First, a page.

By Martin Vogel
The Jimmy Savile scandal is a textbook example of wilful blindness. It viscerally underlines the necessity for leaders to free up tacit knowledge in their organisations.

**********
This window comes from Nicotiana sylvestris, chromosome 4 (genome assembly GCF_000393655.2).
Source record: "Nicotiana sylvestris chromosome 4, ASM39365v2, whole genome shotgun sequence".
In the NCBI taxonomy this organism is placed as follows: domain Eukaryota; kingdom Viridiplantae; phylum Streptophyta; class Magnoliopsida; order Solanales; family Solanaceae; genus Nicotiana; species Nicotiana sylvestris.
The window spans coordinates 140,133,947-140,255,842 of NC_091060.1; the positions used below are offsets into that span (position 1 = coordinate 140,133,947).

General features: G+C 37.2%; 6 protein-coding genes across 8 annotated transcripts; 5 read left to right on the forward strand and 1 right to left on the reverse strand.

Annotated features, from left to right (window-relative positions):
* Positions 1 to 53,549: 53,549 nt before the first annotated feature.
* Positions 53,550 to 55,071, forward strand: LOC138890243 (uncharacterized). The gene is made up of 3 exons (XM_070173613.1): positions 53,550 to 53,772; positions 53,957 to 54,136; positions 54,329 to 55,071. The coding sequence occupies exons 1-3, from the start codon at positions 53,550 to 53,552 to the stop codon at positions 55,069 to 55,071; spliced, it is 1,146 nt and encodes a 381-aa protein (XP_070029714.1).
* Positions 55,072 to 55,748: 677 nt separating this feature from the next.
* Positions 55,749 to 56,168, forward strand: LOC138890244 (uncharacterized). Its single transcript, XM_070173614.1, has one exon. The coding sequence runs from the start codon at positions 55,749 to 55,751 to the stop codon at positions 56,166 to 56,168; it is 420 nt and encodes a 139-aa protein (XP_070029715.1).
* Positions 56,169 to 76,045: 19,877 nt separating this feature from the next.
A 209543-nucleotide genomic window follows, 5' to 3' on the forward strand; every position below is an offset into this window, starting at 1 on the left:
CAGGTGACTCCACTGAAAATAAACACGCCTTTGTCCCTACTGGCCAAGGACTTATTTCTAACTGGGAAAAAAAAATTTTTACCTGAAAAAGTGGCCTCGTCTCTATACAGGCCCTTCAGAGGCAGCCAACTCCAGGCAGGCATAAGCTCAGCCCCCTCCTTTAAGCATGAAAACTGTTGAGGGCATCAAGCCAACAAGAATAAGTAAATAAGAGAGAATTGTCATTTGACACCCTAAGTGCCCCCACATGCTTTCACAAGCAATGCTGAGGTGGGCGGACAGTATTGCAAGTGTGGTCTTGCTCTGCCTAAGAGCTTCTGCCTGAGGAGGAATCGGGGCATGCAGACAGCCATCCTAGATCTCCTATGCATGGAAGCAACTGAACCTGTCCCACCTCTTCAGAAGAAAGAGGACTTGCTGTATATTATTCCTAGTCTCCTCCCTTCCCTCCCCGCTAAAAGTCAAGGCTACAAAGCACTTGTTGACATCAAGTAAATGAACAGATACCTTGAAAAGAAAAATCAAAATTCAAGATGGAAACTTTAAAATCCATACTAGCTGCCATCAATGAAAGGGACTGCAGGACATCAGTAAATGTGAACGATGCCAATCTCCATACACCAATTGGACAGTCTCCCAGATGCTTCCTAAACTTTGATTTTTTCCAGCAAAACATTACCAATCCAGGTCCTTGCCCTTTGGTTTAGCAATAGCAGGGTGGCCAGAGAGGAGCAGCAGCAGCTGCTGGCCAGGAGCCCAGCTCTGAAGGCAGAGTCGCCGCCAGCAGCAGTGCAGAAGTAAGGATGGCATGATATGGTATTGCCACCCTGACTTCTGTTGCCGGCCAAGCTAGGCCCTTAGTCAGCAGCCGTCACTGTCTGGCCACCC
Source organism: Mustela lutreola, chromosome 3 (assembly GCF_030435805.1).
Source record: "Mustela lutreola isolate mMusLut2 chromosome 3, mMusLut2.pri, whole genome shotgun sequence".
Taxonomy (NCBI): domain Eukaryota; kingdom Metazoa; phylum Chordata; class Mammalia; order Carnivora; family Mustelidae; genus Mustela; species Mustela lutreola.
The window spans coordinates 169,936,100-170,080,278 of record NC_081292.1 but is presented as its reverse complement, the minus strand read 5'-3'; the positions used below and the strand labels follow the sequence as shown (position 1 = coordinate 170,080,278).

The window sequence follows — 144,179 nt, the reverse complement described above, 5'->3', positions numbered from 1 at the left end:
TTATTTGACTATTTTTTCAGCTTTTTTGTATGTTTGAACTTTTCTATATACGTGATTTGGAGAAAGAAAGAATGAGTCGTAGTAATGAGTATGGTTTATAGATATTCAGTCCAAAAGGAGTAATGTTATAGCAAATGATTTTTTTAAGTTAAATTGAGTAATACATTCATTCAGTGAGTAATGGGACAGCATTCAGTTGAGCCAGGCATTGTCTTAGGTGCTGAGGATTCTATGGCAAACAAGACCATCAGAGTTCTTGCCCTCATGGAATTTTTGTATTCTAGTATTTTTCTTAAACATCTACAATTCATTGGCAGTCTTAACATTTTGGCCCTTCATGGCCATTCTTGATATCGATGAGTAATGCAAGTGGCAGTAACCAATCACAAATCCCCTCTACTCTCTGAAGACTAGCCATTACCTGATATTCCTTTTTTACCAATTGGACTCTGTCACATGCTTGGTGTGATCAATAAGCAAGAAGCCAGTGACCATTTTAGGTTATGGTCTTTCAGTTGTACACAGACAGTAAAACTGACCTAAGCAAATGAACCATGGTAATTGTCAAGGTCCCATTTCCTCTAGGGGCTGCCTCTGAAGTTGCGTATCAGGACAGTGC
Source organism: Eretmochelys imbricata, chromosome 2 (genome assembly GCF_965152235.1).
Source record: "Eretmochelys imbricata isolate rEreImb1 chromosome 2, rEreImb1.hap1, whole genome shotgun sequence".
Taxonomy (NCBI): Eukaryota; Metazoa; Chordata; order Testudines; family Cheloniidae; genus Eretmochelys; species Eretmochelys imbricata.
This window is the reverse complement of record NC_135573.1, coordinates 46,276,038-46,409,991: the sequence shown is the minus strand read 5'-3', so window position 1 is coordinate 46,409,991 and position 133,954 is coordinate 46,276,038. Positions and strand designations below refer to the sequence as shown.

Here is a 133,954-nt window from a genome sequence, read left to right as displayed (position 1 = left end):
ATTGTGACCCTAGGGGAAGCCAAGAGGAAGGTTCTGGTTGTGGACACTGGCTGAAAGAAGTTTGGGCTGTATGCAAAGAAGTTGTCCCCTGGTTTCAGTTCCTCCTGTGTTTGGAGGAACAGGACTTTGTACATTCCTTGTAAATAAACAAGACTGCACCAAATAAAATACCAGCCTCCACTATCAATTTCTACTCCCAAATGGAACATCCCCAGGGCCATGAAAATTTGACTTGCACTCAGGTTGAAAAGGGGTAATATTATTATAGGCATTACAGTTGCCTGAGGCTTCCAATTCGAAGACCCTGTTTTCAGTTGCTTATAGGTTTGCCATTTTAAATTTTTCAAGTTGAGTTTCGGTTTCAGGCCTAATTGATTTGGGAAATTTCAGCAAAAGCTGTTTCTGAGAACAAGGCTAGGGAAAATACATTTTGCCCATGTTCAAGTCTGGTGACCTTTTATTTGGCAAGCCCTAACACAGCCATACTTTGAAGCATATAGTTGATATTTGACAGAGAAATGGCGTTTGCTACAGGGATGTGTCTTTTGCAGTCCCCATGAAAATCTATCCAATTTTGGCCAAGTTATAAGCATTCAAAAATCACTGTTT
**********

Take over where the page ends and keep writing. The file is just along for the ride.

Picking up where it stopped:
The BBC is not alone in facing questions about how it allowed a predatory paedophile to conduct a career of child sexual abuse stretching over decades – apparently to the knowledge of colleagues around him. The NHS, the police, sundry care homes and approved schools among others also have to account for apparent failures in their duty of care. But the BBC holds a special responsibility, having provided the platform upon which Savile built his celebrity as a family entertainer and sustained his powerful influence over vulnerable people. Such is (or was) the trust in the BBC that the halo effect it conferred over Savile possibly encouraged others to drop their guard.